Example 2. Lower price, normal yield

In Example 3, the futures price increases to $5.00 at harvest. Note that the revenue guarantee increases to $600 for RP because of the higher harvest price. The actual yield is 110 bushels and the actual revenue is $550. The indemnity payment is $50 for RP, and zero for RP-HPE. There is a payment for RP because of the increase in the revenue guarantee.

Example 3. Higher price, low yield

The increased coverage when prices increase into harvest is especially useful for producers who normally forward price much of their production before harvest. If they harvest fewer bushels than they forward price, the increased guarantee provides an indemnity payment that will offset the cost of purchasing the deficit bushels at a market price above the price at which they were forward contracted. It is also useful for livestock producers who have to purchase extra grain in a short crop year, often at a high price.

Maximum Price Movements

The harvest price used to set the guarantee cannot be more than 100 percent above the projected price established in February - that is, double.

Premiums

The premiums for all types of multiple-peril crop insurance are subsidized through the Federal Crop Insurance Corporation. The premium for an RP policy is calculated using the projected price. If the harvest price is higher, the amount of insurance coverage increases but the premium does not change. The possibility of increased coverage has already been built into the premium structure. Premiums for RP-HPE will generally be lower than for RP policies.

Estimated premiums can be obtained from a crop insurance agent or at the following internet site: www.farmdoc.illinois.edu/cropins/index.asp.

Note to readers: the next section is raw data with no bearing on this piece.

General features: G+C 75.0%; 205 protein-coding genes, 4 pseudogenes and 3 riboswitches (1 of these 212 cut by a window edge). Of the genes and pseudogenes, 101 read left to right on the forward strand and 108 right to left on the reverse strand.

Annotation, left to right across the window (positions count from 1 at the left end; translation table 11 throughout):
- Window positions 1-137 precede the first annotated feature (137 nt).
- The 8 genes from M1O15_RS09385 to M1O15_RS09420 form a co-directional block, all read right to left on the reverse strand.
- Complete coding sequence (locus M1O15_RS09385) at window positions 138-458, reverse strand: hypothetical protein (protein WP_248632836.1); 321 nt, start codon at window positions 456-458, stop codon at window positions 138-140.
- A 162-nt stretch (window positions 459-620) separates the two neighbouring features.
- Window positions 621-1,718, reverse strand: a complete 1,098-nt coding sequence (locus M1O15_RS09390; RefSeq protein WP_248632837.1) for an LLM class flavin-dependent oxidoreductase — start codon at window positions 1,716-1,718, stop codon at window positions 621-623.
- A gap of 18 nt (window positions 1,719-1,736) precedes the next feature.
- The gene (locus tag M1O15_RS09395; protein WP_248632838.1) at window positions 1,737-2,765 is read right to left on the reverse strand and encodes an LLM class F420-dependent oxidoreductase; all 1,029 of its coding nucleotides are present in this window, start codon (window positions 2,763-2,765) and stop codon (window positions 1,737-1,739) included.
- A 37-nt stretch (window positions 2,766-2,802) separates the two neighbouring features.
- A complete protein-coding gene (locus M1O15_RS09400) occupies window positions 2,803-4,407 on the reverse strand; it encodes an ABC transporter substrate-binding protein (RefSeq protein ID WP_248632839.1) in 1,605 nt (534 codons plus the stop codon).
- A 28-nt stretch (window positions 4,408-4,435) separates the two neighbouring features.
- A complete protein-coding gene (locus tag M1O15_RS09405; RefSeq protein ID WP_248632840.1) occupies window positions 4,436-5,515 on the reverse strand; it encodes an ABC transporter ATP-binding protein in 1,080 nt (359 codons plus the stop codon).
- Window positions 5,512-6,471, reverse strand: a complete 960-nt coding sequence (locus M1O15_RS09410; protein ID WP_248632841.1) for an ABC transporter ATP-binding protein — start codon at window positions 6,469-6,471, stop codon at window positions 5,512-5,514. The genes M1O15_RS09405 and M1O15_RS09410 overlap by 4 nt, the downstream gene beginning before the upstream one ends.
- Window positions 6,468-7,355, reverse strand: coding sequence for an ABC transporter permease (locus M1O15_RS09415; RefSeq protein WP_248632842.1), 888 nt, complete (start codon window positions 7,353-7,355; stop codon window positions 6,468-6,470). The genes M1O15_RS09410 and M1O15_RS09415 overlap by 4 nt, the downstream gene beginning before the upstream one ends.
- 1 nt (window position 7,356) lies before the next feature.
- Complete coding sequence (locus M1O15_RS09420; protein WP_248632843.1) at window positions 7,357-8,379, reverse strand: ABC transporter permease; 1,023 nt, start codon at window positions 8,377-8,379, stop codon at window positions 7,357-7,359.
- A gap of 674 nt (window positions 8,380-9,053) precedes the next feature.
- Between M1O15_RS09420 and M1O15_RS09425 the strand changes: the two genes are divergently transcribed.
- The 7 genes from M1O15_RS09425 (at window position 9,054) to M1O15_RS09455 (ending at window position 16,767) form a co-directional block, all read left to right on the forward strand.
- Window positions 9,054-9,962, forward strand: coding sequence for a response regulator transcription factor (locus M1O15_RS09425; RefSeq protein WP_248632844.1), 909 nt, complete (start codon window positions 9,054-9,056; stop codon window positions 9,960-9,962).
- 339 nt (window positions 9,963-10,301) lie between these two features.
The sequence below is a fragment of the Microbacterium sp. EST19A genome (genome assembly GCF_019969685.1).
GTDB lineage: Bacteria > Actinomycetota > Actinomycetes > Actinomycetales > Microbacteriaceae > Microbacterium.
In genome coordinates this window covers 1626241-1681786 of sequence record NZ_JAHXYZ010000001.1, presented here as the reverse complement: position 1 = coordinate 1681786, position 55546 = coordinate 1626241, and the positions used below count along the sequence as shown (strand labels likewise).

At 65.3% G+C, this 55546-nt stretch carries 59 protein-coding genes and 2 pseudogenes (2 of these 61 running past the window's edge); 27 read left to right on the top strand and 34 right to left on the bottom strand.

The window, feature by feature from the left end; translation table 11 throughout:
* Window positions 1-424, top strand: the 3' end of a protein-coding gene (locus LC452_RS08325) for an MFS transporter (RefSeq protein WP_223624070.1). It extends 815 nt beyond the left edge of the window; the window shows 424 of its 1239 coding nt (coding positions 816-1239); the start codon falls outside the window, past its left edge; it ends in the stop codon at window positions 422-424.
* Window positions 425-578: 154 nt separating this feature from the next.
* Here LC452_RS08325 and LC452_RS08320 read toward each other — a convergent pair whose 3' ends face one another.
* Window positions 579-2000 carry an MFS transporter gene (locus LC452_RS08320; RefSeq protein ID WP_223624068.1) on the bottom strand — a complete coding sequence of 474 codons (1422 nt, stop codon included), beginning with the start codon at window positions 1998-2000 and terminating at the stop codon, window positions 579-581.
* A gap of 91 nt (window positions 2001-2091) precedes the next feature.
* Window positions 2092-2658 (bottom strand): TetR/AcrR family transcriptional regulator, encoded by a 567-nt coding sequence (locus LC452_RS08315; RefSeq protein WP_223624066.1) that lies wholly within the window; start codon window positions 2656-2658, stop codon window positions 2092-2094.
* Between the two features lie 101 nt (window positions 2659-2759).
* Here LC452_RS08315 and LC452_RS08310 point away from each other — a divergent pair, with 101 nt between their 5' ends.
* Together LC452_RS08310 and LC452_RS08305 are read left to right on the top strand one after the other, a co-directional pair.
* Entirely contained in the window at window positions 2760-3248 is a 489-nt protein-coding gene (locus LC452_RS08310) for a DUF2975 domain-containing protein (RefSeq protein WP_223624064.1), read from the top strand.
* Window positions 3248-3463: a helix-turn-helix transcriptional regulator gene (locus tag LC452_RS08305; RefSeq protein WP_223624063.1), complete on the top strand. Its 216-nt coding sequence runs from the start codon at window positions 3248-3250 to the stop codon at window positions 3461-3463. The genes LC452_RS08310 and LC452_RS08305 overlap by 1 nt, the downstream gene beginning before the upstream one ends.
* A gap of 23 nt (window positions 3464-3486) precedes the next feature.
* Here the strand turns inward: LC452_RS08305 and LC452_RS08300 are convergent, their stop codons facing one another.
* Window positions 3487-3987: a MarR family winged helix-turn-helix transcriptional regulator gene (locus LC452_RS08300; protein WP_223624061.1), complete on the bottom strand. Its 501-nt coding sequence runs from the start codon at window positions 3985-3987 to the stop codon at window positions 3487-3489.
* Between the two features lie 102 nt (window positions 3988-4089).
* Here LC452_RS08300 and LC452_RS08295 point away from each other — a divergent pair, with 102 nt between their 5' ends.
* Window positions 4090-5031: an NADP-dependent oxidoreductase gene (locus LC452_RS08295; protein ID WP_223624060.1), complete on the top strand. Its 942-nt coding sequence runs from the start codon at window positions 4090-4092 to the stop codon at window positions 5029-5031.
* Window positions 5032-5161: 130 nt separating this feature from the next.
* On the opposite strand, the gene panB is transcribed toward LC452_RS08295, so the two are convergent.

Coverage Units and Discounts

Both RP and RP-HPE are available with basic and optional coverage, as well as with enterpriseand whole farm units.

With enterprise unit coverage, all the acres of the enterprise (crop) in a county are insured as a single unit. Discounts are available based on the number of acres on which the insured crop is planted. The crop must be grown in at least two township sections within a county, and at least two of the sections must have the smaller of 20 acres or 20 percent of the total area in that crop.

With whole farm coverage, all acres of both crops (corn and soybeans) insured in a county are covered under one insurance unit. The policy must include at least two crops that each make up 10 percent or more of the total insured planted acres. The guaranteed revenue and actual revenue levels are an average for the two crops, weighted by the number of acres in each crop.

For example, if the revenue guarantee is $450 per acre for corn and $400 for soybeans, the per acre whole farm revenue guarantee for a 50/50 corn-soybean rotation is (450 + 400)/2=$425. For a corn-corn-soybean rotation, the whole farm guarantee is (450 + 450 + 400)/3=$433. An indemnity payment is made when the combined per acre corn and soybean revenue falls below the whole farm guarantee. More details about coverage units can be found inA1-55/FM 1860 Proven Yields and Insurance Units for Crop Insurance.

Prevented Planting and Replanting Losses

Prevented planting and replanting losses for both RP and RP-HPE will be adjusted in the same manner as APH losses.See Ag Decision Maker File A1-57/FM 1859 Delayed and Prevented Planting Provisions. Any replanted or prevented planting payments will be based on the projected price (February), even if the harvest price is higher.

Summary

Revenue Protection insurance protects you from the combined effects of yield and price risk. It is a valuable tool for reducing year-to-year income variability. A variety of coverage levels and options are available, which allows you to design the protection you want for your own operation.

 

Alejandro Plastina, extension economist, 515-294-6160, plastina@iastate.edu
Original author: William Edwards
, retired economist